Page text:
Claim Denied

Supreme Court declines to hear an appeal of the Onondaga Nation’s land claim suit

Members of the Onondaga Nation spent the past few months presenting the Two Row Wampum Renewal Campaign, reminding people of the promises Europeans made when they arrived here 400 years ago. Last week, they learned, when the Supreme Court announced it declined to hear an appeal of the Onondaga Nation’s land claim suit, that the country’s highest court has no intention of honoring the centuries-old treaties.

“I’m disappointed. I was hopeful the Supreme Court would take our case and was hoping for the opportunity for the public in Washington and beyond to hear about it and get support for the indigenous,” said Wendy Gonyea, an Onondaga Nation clan mother.

In its Tuesday, Oct. 15, announcement of the dismissal, the Supreme Court said the Onondagas waited too long “between a historical injustice and the present day” to file a claim and said a ruling favoring the Onondaga would be “disruptive.”

Those were the same reasons given in the dismissal of land claim suits by the Cayuga and Oneida nations.
The Onondaga Nation filed its lawsuit in March 2005, arguing that New York illegally took 4,000 square miles in 11 counties through treaties in 1784, 1789 and 1794. The 2nd Circuit Court of Appeals dismissed that case in 2012; the Supreme Court’s decision rejected a petition to review that decision.

The Onondagas never intended to evict people from their land, but continue to seek acknowledgment that the region developed on ancient Haudenosaunee land and that New York illegally acquired the land. It also sought a seat at the table in plans to clean up Onondaga Lake and in other environmental projects.

“The Onondaga people wish to bring about a healing between themselves and all others who live in this region that has been the homeland of the Onondaga Nation since the dawn of time,” reads the opening paragraph of the suit. “The people are one with the land and consider themselves stewards of it. It is the duty of the Nation’s leaders to work for a healing of this land, to protect it and to pass it on to future generations.”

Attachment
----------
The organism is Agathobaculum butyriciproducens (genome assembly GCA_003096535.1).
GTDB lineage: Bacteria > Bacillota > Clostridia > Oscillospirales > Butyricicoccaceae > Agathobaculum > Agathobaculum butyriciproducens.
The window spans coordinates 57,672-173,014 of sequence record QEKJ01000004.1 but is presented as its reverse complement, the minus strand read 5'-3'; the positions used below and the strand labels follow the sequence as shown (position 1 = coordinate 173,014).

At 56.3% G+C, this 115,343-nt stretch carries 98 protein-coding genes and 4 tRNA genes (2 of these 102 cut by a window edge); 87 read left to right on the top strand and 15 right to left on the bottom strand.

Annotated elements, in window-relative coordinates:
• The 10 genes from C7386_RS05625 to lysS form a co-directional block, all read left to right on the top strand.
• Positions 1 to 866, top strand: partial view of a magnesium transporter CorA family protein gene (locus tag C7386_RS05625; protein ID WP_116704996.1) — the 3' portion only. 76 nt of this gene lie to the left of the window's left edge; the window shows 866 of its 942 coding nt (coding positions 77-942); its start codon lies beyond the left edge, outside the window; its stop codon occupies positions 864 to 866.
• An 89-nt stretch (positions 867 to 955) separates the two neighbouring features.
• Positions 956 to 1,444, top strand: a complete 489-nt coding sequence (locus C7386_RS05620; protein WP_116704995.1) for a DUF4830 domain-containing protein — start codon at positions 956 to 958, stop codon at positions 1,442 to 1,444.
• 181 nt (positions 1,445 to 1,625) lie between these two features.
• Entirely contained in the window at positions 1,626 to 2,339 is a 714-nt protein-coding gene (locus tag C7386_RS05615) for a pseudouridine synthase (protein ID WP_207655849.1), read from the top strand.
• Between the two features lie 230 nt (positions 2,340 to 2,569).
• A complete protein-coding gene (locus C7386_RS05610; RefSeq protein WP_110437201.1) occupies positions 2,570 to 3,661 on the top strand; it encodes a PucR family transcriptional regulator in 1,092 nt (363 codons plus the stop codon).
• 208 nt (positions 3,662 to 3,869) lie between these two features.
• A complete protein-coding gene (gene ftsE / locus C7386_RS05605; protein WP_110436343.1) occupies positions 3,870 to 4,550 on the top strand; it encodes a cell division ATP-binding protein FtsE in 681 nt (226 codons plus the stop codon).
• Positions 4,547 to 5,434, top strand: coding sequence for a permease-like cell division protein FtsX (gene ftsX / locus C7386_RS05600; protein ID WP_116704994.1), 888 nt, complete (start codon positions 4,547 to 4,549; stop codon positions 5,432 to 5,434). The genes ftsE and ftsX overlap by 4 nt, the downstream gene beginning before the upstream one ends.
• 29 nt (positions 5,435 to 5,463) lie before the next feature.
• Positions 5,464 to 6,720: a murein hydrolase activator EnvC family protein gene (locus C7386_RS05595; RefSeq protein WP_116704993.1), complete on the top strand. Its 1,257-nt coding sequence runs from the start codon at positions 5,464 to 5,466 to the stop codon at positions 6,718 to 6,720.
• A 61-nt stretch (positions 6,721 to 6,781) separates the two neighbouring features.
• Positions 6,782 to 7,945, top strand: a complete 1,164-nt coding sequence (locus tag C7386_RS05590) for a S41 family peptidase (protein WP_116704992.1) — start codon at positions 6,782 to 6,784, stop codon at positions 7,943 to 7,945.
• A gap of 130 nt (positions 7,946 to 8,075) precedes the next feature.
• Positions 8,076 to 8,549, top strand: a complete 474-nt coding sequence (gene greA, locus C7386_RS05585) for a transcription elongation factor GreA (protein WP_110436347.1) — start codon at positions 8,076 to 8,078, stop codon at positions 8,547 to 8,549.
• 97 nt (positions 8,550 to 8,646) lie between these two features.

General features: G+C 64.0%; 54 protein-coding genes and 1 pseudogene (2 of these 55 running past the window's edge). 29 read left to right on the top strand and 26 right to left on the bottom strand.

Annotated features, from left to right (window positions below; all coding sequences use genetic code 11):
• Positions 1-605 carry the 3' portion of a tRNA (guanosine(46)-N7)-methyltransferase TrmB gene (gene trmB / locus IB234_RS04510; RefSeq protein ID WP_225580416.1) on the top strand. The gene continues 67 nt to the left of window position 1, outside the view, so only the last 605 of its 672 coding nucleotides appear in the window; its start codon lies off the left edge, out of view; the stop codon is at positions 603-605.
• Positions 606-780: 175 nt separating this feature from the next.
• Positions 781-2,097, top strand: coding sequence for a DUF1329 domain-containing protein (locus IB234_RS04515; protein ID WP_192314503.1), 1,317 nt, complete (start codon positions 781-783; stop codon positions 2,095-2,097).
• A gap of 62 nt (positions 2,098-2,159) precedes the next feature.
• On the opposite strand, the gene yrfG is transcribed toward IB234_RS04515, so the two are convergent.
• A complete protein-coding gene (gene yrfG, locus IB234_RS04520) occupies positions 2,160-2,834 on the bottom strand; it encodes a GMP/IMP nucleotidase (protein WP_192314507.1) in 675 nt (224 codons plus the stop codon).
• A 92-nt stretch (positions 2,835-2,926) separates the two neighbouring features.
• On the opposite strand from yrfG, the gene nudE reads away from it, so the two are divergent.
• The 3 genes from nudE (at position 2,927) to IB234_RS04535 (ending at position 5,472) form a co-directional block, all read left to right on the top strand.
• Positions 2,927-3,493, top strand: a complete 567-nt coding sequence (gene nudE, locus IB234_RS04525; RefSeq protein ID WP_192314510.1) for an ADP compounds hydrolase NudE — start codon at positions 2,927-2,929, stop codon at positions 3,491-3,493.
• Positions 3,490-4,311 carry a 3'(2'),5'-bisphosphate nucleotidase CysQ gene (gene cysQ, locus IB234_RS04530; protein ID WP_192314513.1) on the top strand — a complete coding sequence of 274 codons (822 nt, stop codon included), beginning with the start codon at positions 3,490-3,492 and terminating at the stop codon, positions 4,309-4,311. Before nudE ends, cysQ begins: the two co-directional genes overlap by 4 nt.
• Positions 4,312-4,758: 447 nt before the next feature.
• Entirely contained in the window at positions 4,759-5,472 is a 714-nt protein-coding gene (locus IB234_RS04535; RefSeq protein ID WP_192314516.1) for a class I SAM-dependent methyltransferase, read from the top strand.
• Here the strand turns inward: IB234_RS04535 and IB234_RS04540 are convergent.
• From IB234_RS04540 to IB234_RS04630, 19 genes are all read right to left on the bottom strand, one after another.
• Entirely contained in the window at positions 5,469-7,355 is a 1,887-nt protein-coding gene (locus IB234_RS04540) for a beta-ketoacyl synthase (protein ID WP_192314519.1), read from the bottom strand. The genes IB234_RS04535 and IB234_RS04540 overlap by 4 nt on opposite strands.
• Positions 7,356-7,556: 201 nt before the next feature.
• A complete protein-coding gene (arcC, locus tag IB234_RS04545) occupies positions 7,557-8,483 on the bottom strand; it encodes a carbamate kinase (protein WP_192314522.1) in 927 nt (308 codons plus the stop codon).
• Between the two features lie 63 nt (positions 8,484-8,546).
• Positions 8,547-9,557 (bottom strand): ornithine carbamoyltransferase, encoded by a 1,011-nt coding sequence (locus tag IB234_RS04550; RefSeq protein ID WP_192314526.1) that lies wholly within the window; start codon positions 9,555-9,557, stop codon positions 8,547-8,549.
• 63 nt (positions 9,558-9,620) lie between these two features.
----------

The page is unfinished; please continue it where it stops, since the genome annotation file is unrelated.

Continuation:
Although the decision ends the Onondagas’ lawsuit in U.S. courts, Joe Heath, the Onondagas’ attorney, said the Nation might file a challenge with the Inter-American Commission on Human Rights. That would have to be filed within six months, Heath said.

He is unaware of any successful Native American land claim since before the 2005 Sherrill vs. Oneida ruling. But in 2002, the Inter-American Commission on Human Rights found that U.S. law on Indian land is discriminatory and violates human rights. That case involved the Western Shoshone.

“The sense is from Taddadaho {Sid Hill, spiritual leader} is that it’s a relief we’re done with this system and we can now move on to what we hope will be a fair hearing,” Heath said. “There is no justice for Indian nations in U.S. courts.”

Heath and Onondaga leaders point to the 15th-century Doctrine of Discovery, which originated with papal letters, as justifying the taking of land by Christians from non-Christians. The concept has been applied to land ownership in U.S. law since 1823.

Gonyea hopes an international court will rule in the Onondagas’ favor. “I still feel somewhere along the line the U.S. has to own up to the injustices of the indigenous,” she said. “It’s great they finally owned up to slavery, and it’s great they finally have civil rights laws. Why is it so hard for Native Americans to get  justice?”

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